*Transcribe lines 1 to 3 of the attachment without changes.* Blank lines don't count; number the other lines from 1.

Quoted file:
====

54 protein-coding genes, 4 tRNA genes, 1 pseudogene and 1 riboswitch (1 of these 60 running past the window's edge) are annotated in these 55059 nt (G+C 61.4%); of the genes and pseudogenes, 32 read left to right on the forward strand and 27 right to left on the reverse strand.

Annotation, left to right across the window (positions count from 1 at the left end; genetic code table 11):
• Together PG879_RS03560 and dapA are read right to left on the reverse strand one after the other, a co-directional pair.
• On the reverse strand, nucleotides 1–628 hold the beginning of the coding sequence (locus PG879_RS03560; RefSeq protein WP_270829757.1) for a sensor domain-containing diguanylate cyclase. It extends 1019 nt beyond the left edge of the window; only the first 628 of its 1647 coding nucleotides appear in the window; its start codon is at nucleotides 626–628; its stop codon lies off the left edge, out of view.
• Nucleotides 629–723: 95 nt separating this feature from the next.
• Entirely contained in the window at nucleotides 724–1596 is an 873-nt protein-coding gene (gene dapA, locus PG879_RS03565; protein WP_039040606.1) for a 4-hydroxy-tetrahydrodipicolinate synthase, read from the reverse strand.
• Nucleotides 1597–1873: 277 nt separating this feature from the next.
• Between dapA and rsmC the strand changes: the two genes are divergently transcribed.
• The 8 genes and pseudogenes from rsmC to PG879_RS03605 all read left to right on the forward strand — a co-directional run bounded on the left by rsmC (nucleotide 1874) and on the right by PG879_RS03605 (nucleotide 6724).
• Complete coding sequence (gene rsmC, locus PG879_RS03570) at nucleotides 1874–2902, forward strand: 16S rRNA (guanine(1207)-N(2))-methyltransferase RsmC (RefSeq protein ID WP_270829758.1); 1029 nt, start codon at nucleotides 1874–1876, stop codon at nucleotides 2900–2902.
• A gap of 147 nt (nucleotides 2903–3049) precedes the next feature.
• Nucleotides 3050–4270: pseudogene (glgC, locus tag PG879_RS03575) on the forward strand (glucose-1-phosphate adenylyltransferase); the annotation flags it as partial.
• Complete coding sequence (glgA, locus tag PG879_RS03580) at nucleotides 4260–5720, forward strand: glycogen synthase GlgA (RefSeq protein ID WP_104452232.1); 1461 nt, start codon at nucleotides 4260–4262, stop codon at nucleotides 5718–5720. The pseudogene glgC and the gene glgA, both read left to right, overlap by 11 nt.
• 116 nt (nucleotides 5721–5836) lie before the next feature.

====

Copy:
54 protein-coding genes, 4 tRNA genes, 1 pseudogene and 1 riboswitch (1 of these 60 running past the window's edge) are annotated in these 55059 nt (G+C 61.4%); of the genes and pseudogenes, 32 read left to right on the forward strand and 27 right to left on the reverse strand.

Annotation, left to right across the window (positions count from 1 at the left end; genetic code table 11):
• Together PG879_RS03560 and dapA are read right to left on the reverse strand one after the other, a co-directional pair.